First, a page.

But perhaps the most stunning allegation from the court-appointed monitor is its belief that approximately $16.3 million was misappropriated from OTE by Page and Cox to fund their personal interests — a claim that’s been repeatedly challenged by lawyers for the couple in several court filings related to OTE’s insolvency. KPMG has also identified more than $87 million in spending it has classified as “suspected fraudulent, improper, or suspicious payments or transfers.”  

According to documents submitted by Page’s lawyers, more than $13 million in assets have been frozen to date, including:  

  • $7.3 million in fractional interests for Airsprint, a private aviation company;
  • A 70-foot Italian yacht worth $4.2 million; and 
  • $1.8 million from the sale of Page and Cox’s home in Waterdown, Ont.  

The monitor also claims that OTE owes more than $300 million in unpaid fuel taxes to the Canada Revenue Agency and Ontario’s Ministry of Finance. Page’s lawyers have since argued the claims made by the monitor regarding unpaid fuel taxes are “unproven” and “have not been adjudicated.” 

However, according to court documents filed by KPMG, it seems as though the monitor tasked with overseeing OTE’s insolvency possesses a growing sense of distrust when it comes to Page and Cox, both of whom have business interests and a house in St. Lucia, an island country in the Caribbean. The couple officially became citizens of St. Lucia in July 2022. 

Late last year, the monitor discovered that Page submitted forged financial documents bearing the letterhead of OTE’s auditor. It also learned that Page and Cox sold their $4-million Waterdown, Ont, home and were set to close on the sale at the end of November, prompting concerns by KPMG that the married couple would “endeavour to move, dissipate, or attempt to secret those (and other) funds” at that time.         

KPMG also expressed concern after Page and Cox attempted to sell their yacht while a court hearing related to the freezing of the sale of the yacht was being heard. At the time of the hearing, legal counsel for OTE informed the court it had been advised the yacht had recently left port in Florida and “was believed to be bound for the Bahamas.”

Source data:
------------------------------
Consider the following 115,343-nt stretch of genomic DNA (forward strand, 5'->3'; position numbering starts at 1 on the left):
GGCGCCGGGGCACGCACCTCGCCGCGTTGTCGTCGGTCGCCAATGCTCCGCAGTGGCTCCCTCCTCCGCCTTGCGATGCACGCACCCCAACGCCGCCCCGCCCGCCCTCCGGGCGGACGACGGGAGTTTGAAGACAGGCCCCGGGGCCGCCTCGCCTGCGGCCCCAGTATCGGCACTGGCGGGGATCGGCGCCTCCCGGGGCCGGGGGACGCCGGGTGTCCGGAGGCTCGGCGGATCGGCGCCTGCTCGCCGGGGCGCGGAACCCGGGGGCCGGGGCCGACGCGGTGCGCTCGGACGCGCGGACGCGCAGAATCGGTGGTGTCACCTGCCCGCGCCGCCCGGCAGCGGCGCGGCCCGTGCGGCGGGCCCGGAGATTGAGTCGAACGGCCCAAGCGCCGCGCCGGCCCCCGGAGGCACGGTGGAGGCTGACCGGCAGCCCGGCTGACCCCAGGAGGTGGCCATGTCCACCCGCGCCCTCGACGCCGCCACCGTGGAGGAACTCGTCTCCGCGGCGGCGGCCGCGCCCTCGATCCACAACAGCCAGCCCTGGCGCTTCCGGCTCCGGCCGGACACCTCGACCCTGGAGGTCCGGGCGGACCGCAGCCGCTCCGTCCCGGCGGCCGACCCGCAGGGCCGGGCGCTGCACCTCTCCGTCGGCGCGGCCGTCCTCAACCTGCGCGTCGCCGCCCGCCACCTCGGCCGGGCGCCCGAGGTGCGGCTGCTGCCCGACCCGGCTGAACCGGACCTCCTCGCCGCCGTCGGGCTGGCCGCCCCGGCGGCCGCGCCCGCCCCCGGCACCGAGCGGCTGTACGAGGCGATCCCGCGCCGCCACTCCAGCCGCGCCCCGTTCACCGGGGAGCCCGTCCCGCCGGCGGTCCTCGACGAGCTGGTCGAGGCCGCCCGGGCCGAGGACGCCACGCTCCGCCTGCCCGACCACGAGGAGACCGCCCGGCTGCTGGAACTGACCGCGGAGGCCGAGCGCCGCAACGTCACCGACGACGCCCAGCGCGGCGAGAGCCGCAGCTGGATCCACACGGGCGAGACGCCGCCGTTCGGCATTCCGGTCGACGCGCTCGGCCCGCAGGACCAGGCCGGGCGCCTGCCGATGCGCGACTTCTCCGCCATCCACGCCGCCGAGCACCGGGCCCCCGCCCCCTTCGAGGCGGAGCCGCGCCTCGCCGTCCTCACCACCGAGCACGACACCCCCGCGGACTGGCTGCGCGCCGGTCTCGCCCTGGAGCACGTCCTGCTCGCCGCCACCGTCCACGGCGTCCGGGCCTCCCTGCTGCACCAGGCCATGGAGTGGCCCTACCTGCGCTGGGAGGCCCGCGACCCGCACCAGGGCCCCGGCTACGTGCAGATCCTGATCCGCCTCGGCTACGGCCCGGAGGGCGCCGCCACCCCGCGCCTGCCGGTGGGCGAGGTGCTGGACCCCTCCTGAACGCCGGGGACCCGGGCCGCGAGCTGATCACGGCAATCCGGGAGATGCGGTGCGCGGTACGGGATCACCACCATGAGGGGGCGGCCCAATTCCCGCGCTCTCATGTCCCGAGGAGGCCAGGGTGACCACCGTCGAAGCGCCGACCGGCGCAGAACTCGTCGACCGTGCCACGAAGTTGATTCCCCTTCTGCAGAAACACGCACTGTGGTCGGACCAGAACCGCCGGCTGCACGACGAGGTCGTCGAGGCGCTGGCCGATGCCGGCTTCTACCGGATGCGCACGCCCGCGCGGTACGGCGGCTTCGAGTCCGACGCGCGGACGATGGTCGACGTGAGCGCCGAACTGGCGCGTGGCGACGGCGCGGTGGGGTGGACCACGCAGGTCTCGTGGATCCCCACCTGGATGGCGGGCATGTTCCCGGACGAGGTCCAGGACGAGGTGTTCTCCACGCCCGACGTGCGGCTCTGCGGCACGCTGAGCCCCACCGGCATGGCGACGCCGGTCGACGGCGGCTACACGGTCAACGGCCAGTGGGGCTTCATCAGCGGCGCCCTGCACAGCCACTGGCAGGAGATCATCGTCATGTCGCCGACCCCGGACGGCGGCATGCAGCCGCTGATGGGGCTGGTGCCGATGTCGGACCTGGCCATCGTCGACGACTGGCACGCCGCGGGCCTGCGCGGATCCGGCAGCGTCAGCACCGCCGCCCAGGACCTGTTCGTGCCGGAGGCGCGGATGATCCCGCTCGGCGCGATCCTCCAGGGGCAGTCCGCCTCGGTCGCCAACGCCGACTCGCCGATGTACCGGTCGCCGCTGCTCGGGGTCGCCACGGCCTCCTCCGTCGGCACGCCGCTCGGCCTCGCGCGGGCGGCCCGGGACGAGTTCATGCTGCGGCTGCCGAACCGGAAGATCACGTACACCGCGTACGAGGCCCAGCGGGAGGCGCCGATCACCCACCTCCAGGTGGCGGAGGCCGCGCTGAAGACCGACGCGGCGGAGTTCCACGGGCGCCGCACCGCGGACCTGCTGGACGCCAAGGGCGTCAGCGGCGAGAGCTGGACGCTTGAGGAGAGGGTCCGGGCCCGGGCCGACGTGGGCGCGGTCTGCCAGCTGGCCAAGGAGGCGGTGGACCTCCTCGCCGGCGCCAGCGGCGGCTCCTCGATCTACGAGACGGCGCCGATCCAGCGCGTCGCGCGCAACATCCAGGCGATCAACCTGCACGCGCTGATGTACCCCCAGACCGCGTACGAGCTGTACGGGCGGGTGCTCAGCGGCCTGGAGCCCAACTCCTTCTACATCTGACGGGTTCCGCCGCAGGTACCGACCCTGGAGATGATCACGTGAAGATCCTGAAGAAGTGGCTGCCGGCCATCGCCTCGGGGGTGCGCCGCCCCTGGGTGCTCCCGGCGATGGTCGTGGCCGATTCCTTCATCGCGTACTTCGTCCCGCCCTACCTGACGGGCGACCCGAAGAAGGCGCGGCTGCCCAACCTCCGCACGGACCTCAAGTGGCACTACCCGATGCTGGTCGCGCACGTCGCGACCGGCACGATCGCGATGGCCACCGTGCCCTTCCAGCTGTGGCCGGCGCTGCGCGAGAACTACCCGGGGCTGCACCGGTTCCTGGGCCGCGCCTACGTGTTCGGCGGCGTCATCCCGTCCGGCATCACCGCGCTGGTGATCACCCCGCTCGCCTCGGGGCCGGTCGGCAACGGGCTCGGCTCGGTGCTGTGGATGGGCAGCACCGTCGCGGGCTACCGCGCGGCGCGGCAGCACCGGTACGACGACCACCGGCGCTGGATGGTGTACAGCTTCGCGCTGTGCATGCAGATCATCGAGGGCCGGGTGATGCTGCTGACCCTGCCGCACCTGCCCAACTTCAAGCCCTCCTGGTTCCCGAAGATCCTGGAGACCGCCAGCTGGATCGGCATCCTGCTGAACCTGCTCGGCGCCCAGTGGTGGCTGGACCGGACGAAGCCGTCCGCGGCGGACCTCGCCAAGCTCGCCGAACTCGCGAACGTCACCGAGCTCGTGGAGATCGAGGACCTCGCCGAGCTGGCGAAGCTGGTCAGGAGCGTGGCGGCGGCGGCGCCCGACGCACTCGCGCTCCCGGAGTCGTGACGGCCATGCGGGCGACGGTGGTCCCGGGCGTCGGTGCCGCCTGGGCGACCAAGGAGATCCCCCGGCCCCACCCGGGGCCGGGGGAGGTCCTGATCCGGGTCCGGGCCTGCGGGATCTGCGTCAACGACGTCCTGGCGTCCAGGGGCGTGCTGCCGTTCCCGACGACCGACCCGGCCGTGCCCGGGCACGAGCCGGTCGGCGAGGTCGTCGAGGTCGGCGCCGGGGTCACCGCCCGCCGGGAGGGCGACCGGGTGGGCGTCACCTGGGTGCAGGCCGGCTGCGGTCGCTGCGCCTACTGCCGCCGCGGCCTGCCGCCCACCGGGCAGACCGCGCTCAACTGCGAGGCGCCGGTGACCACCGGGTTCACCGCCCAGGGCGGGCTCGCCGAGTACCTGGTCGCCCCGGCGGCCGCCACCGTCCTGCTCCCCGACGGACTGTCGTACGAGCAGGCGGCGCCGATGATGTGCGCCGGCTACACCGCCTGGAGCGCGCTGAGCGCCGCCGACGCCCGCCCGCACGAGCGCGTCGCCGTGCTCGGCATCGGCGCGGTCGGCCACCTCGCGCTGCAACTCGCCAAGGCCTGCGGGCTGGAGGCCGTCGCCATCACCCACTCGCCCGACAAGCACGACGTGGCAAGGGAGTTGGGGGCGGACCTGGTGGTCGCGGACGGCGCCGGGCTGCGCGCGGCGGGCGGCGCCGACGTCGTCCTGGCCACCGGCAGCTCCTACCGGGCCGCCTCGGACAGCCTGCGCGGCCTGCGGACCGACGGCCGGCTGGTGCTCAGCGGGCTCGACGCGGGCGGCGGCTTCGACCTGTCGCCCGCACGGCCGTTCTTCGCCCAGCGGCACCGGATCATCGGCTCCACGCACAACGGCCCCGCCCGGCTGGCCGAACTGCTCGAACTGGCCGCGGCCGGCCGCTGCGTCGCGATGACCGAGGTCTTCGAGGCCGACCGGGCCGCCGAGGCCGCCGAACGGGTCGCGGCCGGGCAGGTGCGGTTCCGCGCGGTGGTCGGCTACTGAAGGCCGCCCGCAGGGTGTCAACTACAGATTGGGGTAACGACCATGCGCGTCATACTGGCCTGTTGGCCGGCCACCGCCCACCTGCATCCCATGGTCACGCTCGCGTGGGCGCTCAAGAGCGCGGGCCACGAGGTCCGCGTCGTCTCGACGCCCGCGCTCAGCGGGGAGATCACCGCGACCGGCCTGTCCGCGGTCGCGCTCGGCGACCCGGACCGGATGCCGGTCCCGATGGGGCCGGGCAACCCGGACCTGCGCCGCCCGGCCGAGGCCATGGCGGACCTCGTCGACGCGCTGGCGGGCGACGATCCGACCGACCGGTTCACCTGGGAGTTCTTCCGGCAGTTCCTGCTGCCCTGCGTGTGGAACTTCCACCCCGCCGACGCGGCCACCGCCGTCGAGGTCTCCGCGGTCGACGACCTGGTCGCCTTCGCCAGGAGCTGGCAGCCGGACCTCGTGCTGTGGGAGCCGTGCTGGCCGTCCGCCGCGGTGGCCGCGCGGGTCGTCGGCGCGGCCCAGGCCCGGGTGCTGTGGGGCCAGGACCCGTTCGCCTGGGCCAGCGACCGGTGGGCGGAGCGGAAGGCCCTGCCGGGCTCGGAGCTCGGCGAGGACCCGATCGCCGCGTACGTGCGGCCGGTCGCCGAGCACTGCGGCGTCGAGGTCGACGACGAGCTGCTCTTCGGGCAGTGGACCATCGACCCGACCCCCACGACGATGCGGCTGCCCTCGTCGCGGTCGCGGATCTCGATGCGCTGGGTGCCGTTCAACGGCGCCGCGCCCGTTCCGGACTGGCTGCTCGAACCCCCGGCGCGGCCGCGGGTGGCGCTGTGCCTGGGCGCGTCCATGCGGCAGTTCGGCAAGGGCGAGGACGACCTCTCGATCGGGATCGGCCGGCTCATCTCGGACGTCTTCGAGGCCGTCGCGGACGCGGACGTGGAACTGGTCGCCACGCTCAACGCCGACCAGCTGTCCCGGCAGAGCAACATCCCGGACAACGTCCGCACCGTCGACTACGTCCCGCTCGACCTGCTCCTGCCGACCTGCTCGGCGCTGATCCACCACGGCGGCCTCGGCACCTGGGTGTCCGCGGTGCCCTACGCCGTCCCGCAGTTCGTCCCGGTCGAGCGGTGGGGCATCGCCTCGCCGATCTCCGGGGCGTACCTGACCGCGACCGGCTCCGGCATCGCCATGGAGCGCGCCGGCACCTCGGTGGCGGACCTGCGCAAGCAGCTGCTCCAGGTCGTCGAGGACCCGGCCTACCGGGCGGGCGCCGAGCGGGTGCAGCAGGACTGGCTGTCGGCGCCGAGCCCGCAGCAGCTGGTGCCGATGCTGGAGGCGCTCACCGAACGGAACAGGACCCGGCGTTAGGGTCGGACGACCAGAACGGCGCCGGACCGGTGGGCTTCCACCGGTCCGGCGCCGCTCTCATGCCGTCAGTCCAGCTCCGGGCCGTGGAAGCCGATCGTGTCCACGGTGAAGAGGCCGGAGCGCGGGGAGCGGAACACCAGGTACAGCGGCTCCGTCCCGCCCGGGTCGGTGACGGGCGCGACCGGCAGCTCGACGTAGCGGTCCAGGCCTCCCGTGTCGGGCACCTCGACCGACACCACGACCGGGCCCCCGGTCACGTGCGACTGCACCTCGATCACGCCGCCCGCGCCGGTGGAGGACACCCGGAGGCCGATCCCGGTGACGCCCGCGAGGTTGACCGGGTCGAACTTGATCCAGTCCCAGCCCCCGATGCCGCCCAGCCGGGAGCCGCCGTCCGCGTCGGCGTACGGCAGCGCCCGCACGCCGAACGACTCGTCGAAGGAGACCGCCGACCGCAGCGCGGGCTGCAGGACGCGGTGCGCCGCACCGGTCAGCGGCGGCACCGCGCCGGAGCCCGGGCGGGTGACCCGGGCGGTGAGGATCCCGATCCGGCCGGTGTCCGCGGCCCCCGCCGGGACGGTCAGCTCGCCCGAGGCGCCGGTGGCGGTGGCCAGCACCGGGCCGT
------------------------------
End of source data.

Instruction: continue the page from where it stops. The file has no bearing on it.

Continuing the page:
And now, Page is under investigation by police for missing computer data — an allegation that could potentially be related to claims made by the monitor that “significant books and records” belonging to OTE are missing.     

Launched in 2019, Gen7 Fuel now operates five gas stations in First Nation communities across Ontario — including Nippissing First Nation outside of North Bay and Batchewana First Nation outside of Sault Ste. Marie — in partnership with local franchisees. Four other gas stations have either folded or broken off its relationship with the Gen7 Fuel brand since SooToday first reported on the multi-million dollar lawsuit against the founders and associates of the discount gas station chain. 

While Indigenous participants own a majority interest in each Gen7 gas station, the lawsuit launched by the Hill brothers claim that Page and Cox “have complete financial and management control over all key aspects of the business,” which has been denied by the couple during insolvency proceedings.

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James Hopkin

About the Author: James Hopkin

James Hopkin is a reporter for SooToday in Sault Ste. Marie